Here are my reviews for Hold Your Fire and Lakewood from the 2021 Toronto International Film Festival.
HOLD YOUR FIRE
In 1973, four Black men were looking to rob guns from John & Al’s Sporting Goods in Brooklyn, New York. What transpired was one of the most infamous hostage situations in American history and would later be considered the birthplace of hostage negotiation.
Stefan Forbes’ enthralling documentary Hold Your Fire tells the story of what occurred during this 47-hour hostage situation from the people who were there and those affected by it. In a Rashomon-like manner, we get to hear different perspectives on how the events went down from the people who were there first hand. We hear from the robbers, a number of the cops called to the scene, and some of the hostages and their family members. Depending on who was talking, the situation played out very differently. The robbers talk about how the situation got out of hand. They never expected this situation to happen or for people to die during it and they had no idea what they were doing and were terrified that even if they tried to surrender they would be shot down by the cops. The cops talk about how they were ready to pull the trigger at any moment, especially when one of the robbers killed a cop, and were confused and annoyed by the hostage negotiation tactics. And the hostages talked about how terrified they were, what they witnessed while sitting there, and how they conjured up a plan to get free. Though there isn’t a straight story being told between everyone, you get a terrifying picture of how intense, brutal, and sad this situation was.
The archival footage of the film is incredible. Seeing actual footage was chilling and only made the stories the robbers, cops, and hostages were telling come more alive. It was also interesting to hear about the birth of hostage negotiation and the work of Dr. Harvey Schlossberg, a cop who looked at hostage situations as more than just “shoot the bad guys” and saw it as a mental game with a goal of a small body count. The film looks at masculinity, misplaced testosterone, racism, and police violence is as strong and is, sadly, socially relevant in today’s world.
Hold Your Fire is a tense, captivating, captivating look at a terrifying hostage crisis.
Lakewood is a film that would have made a better short film than a feature. It might be a brisk 84-minutes in its runtime, but the film can’t maintain the intensity and intrigue that it starts with and ends up being nothing more than a showcase for star Naomi Watts.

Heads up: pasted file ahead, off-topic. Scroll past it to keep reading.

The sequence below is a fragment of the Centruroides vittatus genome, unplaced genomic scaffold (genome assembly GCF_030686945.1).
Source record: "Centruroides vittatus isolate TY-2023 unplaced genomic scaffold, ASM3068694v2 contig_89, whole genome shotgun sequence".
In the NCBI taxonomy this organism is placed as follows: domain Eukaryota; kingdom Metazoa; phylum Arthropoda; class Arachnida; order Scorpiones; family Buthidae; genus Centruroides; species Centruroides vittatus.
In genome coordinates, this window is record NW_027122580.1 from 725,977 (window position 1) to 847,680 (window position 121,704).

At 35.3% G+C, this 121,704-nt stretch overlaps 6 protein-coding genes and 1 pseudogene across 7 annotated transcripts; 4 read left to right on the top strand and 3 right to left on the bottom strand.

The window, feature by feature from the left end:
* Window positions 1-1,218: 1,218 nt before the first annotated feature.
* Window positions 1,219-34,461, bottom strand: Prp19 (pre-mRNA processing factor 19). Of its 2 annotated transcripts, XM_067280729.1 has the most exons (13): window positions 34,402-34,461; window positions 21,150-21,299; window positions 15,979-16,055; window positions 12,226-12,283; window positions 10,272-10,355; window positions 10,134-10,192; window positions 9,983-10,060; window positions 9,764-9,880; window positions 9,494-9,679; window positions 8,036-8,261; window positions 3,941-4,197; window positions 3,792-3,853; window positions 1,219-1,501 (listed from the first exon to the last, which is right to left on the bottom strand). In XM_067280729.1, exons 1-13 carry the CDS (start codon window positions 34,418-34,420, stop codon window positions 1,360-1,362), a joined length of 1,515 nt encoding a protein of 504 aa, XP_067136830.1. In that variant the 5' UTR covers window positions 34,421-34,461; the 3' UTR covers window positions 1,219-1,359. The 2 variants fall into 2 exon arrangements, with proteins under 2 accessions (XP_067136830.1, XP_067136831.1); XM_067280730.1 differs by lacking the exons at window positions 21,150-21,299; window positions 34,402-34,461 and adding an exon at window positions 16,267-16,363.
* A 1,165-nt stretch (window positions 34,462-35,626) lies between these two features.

Watts stars as Amy, a woman who is trying to keep her family together and functioning after the death of her husband a year ago. While on a run, she sees a number of police cars speeding down the street. With only her phone available, Amy begins to call around and finds out that there is an active shooter at her son’s high school. With millions of questions, no answers, and nowhere near her home, Amy desperately tries to get home and get answers about her son and what is happening.
Lakewood is a one-woman show for Watts. She is in every scene of the movie and a large chunk of it is just her running through the woods while on her phone. It does take a captivating actor to pull off the one-person-on-screen film, a la Tom Hanks in Castaway, Will Smith in I Am Legend, Sam Rockwell in Moon, Blake Lively in The Shallows, and Watts does a great job given the tough task. Watts lets us understand the chaos and whirlwind of emotions that are going through Amy’s mind. Amy’s scared, sad, frustrated, confused, and angry all at once. She wants answers and will call anyone from friends to cops to a local auto shop to get any information that she can. Even as the movie loses steam towards the end, Watts is still interesting and has us hoping Amy gets the answers she needs.
Lakewood starts off intense and gripping but quickly falters at about the halfway point. The last half of the film is loaded with plot contrivances and sheer ridiculousness that take away from the interesting first half. The film also has Amy running for her life trying to get back to her house or to find a ride, yet it cuts too much when Watts is running, which takes away the intriguing idea of someone running for their life. Had this been a short film, it could have been an interesting filmmaking experiment to use either one or a couple of long-takes of an actor running the entire time while trying to figure out what is happening. That would have been a more effective movie, and probably a better one too.
Follow Kevflix on Twitter and Instagram, @kevflix, and on Facebook by searching Kevflix.